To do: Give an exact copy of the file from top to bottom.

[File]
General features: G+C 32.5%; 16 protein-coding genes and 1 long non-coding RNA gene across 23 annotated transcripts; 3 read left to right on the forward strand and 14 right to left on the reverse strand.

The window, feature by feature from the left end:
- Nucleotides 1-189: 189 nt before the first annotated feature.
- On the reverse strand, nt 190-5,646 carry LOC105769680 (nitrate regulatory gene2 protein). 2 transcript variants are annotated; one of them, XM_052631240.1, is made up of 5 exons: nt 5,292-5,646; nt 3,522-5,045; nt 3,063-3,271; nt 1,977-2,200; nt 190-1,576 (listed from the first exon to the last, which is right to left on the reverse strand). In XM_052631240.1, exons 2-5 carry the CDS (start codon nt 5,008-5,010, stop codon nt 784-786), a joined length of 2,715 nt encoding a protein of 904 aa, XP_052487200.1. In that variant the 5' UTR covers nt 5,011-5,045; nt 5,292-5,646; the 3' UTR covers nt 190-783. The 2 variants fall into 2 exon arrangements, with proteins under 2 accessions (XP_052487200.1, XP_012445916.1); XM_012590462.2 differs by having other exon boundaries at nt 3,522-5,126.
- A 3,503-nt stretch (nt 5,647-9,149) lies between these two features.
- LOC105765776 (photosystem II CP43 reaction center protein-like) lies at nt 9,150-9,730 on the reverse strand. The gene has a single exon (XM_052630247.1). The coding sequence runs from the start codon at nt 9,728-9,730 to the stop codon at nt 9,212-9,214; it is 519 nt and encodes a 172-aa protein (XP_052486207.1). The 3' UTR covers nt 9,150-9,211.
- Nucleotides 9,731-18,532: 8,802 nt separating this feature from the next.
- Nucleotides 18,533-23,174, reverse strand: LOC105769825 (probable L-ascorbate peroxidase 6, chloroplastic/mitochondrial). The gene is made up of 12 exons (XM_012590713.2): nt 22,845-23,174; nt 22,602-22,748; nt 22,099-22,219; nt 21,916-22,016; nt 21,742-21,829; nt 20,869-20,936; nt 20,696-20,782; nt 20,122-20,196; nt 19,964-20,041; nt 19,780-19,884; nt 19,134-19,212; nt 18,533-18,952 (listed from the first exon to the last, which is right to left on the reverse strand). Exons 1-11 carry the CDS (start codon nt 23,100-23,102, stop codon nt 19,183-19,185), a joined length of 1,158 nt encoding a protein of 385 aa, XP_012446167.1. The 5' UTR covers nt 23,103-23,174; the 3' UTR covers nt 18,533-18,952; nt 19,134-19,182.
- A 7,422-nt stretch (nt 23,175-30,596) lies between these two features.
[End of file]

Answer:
General features: G+C 32.5%; 16 protein-coding genes and 1 long non-coding RNA gene across 23 annotated transcripts; 3 read left to right on the forward strand and 14 right to left on the reverse strand.

The window, feature by feature from the left end:
- Nucleotides 1-189: 189 nt before the first annotated feature.
- On the reverse strand, nt 190-5,646 carry LOC105769680 (nitrate regulatory gene2 protein). 2 transcript variants are annotated; one of them, XM_052631240.1, is made up of 5 exons: nt 5,292-5,646; nt 3,522-5,045; nt 3,063-3,271; nt 1,977-2,200; nt 190-1,576 (listed from the first exon to the last, which is right to left on the reverse strand). In XM_052631240.1, exons 2-5 carry the CDS (start codon nt 5,008-5,010, stop codon nt 784-786), a joined length of 2,715 nt encoding a protein of 904 aa, XP_052487200.1. In that variant the 5' UTR covers nt 5,011-5,045; nt 5,292-5,646; the 3' UTR covers nt 190-783. The 2 variants fall into 2 exon arrangements, with proteins under 2 accessions (XP_052487200.1, XP_012445916.1); XM_012590462.2 differs by having other exon boundaries at nt 3,522-5,126.
- A 3,503-nt stretch (nt 5,647-9,149) lies between these two features.
- LOC105765776 (photosystem II CP43 reaction center protein-like) lies at nt 9,150-9,730 on the reverse strand. The gene has a single exon (XM_052630247.1). The coding sequence runs from the start codon at nt 9,728-9,730 to the stop codon at nt 9,212-9,214; it is 519 nt and encodes a 172-aa protein (XP_052486207.1). The 3' UTR covers nt 9,150-9,211.
- Nucleotides 9,731-18,532: 8,802 nt separating this feature from the next.
- Nucleotides 18,533-23,174, reverse strand: LOC105769825 (probable L-ascorbate peroxidase 6, chloroplastic/mitochondrial). The gene is made up of 12 exons (XM_012590713.2): nt 22,845-23,174; nt 22,602-22,748; nt 22,099-22,219; nt 21,916-22,016; nt 21,742-21,829; nt 20,869-20,936; nt 20,696-20,782; nt 20,122-20,196; nt 19,964-20,041; nt 19,780-19,884; nt 19,134-19,212; nt 18,533-18,952 (listed from the first exon to the last, which is right to left on the reverse strand). Exons 1-11 carry the CDS (start codon nt 23,100-23,102, stop codon nt 19,183-19,185), a joined length of 1,158 nt encoding a protein of 385 aa, XP_012446167.1. The 5' UTR covers nt 23,103-23,174; the 3' UTR covers nt 18,533-18,952; nt 19,134-19,182.
- A 7,422-nt stretch (nt 23,175-30,596) lies between these two features.